Safety in Mind: City of Noblesville awarded $200,000 in federal funding through Safe Streets and Roads for All program


Noblesville has been awarded $200,000 in federal funding through the Safe Streets and Roads for All grant program that will be used to develop a plan to address roadway safety.

The city’s plan was among 510 projects selected through the program that is intended to improve roads and address traffic fatalities. The grant program, which awarded $800 million in the first round of funding, was established by President Joe Biden’s infrastructure law.

The grant program will provide $5 billion over five years for regional, local and tribal initiatives — from redesigned roads to better sidewalks and crosswalks — to prevent deaths and serious injuries on the nation’s roadways, federal officials said.

The city, which received what is known as an action plan grant, intends to collect crash data within all streets and roads within Noblesville with a portion of the funding it received and make improvements as needed, said Andrew Rodewald, project manager with the city’s engineering department.

“Because we share boundaries with other communities and have many roads going through the city with the Indiana Dept. of Transportation and Hamilton County jurisdiction, there will likely be some overlap to make sure we are painting a complete picture,” Rodewald said. “We hope to use these funds to look closer at pedestrian and bicycle injuries as well, particularly in the downtown area.”

U.S. Dept. of Transportation officials say the funding comes at a time when traffic fatalities reached a 16-year high in 2021 with preliminary data indicating that will remain near those levels in 2022 while getting worse for people walking, biking or rolling, as well as incidents involving trucks.

The city currently monitors crash history through data gathered by its police department and the Indiana Local Transportation Assistance Program that Rodewald said has been helpful in determining hotspots.

“However, that crash data can’t find locations that are potential problem areas,” Rodewald said. “This grant will allow us to dive deeper and find those as well.”

Rodewald said once data is collected, it will be analyzed to determine problem areas and give long-term plans for remedies such as replacing signs or implementing a curve correction or a new roundabout.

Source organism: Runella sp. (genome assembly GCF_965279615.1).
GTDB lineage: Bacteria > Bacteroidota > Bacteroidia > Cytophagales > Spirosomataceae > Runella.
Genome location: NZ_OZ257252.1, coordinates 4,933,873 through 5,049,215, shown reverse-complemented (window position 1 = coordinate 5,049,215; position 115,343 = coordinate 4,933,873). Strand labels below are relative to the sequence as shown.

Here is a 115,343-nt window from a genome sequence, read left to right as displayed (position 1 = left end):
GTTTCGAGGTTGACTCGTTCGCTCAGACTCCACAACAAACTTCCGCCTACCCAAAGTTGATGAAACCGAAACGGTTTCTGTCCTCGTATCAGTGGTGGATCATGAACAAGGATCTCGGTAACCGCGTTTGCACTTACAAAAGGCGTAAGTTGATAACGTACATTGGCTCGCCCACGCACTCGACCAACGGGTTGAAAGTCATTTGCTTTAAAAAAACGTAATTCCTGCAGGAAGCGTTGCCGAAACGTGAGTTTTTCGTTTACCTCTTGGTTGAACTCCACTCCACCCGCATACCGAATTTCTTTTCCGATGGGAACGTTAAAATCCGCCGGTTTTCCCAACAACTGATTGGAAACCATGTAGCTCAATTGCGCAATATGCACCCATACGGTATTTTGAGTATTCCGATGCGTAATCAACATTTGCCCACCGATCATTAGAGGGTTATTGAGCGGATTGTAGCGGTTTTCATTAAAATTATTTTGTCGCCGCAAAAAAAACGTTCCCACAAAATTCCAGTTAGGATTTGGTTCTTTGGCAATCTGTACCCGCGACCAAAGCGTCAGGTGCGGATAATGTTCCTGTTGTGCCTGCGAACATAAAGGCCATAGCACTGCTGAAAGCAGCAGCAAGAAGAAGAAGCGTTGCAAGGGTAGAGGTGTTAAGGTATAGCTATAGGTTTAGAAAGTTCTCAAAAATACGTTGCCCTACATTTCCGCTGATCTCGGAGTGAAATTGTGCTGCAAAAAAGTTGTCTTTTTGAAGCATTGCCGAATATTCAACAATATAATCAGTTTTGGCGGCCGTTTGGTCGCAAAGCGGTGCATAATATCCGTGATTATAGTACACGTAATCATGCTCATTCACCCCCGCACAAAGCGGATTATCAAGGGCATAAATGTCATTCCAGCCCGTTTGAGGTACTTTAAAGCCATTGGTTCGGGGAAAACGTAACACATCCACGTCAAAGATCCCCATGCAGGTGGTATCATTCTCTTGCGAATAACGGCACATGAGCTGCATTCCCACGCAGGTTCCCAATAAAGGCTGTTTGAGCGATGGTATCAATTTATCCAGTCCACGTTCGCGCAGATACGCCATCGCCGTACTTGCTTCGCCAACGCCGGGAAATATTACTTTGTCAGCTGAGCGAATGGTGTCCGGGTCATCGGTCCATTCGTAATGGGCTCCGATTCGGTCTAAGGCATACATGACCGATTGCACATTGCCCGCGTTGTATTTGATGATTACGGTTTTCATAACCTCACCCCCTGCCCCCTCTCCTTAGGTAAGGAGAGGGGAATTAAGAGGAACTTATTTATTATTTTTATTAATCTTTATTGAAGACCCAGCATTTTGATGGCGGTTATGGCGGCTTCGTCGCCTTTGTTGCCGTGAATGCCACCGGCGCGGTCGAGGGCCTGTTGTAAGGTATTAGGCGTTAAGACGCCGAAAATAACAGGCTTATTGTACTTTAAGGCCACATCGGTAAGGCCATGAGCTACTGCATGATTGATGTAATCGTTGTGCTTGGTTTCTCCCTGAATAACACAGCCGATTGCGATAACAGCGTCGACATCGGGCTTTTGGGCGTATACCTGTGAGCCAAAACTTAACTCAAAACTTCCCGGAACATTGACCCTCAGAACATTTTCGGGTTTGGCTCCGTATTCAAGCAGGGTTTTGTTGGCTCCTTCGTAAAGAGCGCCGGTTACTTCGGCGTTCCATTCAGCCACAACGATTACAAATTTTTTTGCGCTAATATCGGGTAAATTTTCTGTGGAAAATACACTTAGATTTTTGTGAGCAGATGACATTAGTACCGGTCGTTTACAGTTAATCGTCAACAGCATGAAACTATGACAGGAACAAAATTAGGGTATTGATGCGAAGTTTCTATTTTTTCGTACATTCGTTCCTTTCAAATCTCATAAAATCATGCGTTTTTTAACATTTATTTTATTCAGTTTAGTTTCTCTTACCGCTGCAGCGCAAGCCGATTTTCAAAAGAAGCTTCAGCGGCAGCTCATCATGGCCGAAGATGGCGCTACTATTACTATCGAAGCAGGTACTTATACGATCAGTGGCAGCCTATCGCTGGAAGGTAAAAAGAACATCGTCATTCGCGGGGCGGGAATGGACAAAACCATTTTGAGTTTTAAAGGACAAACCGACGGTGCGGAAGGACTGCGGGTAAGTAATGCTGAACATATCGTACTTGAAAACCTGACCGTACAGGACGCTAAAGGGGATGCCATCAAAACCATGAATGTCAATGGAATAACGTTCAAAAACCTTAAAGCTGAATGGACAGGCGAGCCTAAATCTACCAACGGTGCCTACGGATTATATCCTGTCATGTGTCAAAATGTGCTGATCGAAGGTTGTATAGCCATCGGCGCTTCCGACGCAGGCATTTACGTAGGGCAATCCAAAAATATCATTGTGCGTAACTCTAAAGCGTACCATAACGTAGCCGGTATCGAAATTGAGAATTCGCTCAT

“The goal is that the city will be able to be proactive in planning for making the transportation network safer for all users,” he said.

Rodewald said a timeline, means and methods in which data will be collected hasn’t been determined. However, that will likely require a combination of analysis of crash reports from several years, in-person site visits, interviews with local agencies and a review of roadway geometry, he added.

Rodewald said there are few locations in Noblesville with roadway deaths and a history of injuries.

“Most of the locations are, not surprisingly, narrow, high-volume roadways such as Boden Road and Olio Road,” he said. “Noblesville has locally funded roundabouts at 146th Street and Olio Road, as well as 156th Street and Boden Road.”

He added that 166th Street and Boden Road recently received safety funding for a roundabout to be built in 2026. Still, he noted that more work lies ahead with safety in mind.

“The overall goal of developing this safety plan is a holistic look at all elements of roadway safety: road geometry, lighting, pedestrian crossings, signage, road surface and public safety responses,” Rodewald said. “When complete, we plan to have involved all elements and stakeholders involved in this system.”

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Motorists travel on Campus Parkway Feb. 12 in Noblesville. The city recently received $200,000 in federal funding through the Safe Streets and Roads for All grant program that will be used to develop a safety plan and help identify areas for improvements. (Photos by Adam Seif)

About the Safe Streets and Roads for All grant program

The Bipartisan Infrastructure Law established the new Safe Streets and Roads for All discretionary program with $5 billion in appropriated funds over the next 5 years. The Safe Streets and Roads for All program funds regional, local, and Tribal initiatives through grants to prevent roadway deaths and serious injuries. On Feb. 1 U.S. Transportation Secretary Pete Buttigieg announced $800 million in grant awards for 510 projects through the first round of funding for the Safe Streets and Roads for All grant program. A notice of funding opportunity is expected to open in April for a second round of grant funding.

Source: U.S. Dept. of Transportation website